Best Consumed: In a field. Prazsky is beer you drink for nostalgia, and little else besides its 4% weight per volume, and its weighted can makes it perfect to chuck at the Gardaí when they try to break up your bonfire sesh in a public park.
Germania Premium Pilsner: Calling this beer premium feels similar to being back in an all boys secondary school bragging about your sexual conquests over the weekend. Superficially it seems plausible, but on closer inspection the holes in the story begin to show. Germania smells like wet dog, but don’t let that fool you. Behind its pale exterior, lies a fermented homeless man dipped in yeast. It seems like an insult to Germany, something concocted as a vague attempt to discredit Angel Merkel following the Eurozone Crisis. This is made even more apparent by the poorly drawn Starbucks logo on the can, resembling Lord Voldemort, or perhaps an image found on ancient Greek pottery. Chugging Germania is not a pleasant experience, but neither is Germania, and frankly if you’re drinking this all night, you might as well get it over with quickly. It does however, have the highest w/v at 4.8%, of all beers reviewed tonight, and at €1.15 a can, the third cheapest beer we reviewed. Given that, we have nothing but praise for it. Drinking Germania is a once in a life experience, in that you’ll probably be dead after too much of it. Germania is considered a war crime under the treaty of Versailles, and is probably the worst thing to come out of Germany since Eurovision.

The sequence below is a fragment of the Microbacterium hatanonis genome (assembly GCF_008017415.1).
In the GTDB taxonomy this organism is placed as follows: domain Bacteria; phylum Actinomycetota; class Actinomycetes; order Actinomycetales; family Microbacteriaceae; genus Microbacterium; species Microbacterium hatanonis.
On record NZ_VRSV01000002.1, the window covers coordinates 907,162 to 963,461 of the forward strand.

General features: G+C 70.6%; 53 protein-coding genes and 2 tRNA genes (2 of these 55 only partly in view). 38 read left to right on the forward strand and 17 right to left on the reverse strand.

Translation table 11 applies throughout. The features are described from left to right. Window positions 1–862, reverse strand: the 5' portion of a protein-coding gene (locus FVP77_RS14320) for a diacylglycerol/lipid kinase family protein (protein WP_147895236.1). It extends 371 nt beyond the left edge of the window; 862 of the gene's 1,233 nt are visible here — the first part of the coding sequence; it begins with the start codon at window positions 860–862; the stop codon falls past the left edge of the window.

Best Consumed: After vomiting, just in case you haven’t gotten it all up yet.
Dunnes Value LAGER : With a crack, LAGER unleashed a mediocre foam similar to when you tried the Mentos and coke experience, only to find out that youtube magic isn’t what you imagined. It tastes and feels like dental surgery – an aftertaste that can only be described as blood and medicine. Value LAGER is probably an accurate description at just €0.98 a can, which is a small cost to feel like your mouth is being assimilated by the Borg. It comes with a serving suggestion of “Served Chilled”, which is close, but we would recommend you serve this frozen, so that the taste of the beer and your own blood mix for a homemade taste. The beer comes with the words “Quality Beer” prominently displayed, which provokes the same confusion and frustration as trying to explain quantum physics to a sleep deprived arts student.
Best Consumed: At a party full people you don’t like, and don’t feel like drinking at. This is a can to give away to mortal enemies, or people you want to provoke into physical confrontation.
Galahad: Galahad’s taste can be best described as the taste of the inside of your own mouth. The only way to differentiate it between sparkling water is the fact that it has a thicker consistency, and at least some small reason to exist. At 75c a can, it is hard to argue with the fact that yes, this is scientifically an alcohol, and there is some merit to that. In a chug test, Galahad went down worryingly smooth. It is the easiest drink to swallow, which also makes it the, along with the cheapest, most dangerous drink we reviewed.
Best Consumed: On Maynooth Christmas Day.
Druids: Do you remember your first shift? Suffocating? That sweet, sweet, noxiously sweet lip-gloss? Well, Taste the Magic friends, because Druids brings you straight back to that horrible moment in a sweaty teenage disco where you thought cider was your friend. Druids, at €1.70, is the most expensive drink we reviewed tonight, and is probably what middle class people drink to feel scaldy. And scaldy you will feel. The fermented apples that Druids is made from could probably be used to kill Snow White, and yet, our greatest concern is the bacteria used to convert the sugars into alcohol, which have clearly evolved into some kind of super germ poised to wipe out humanity, or at least, all those not strong enough to handle sorcery of Druids Cider.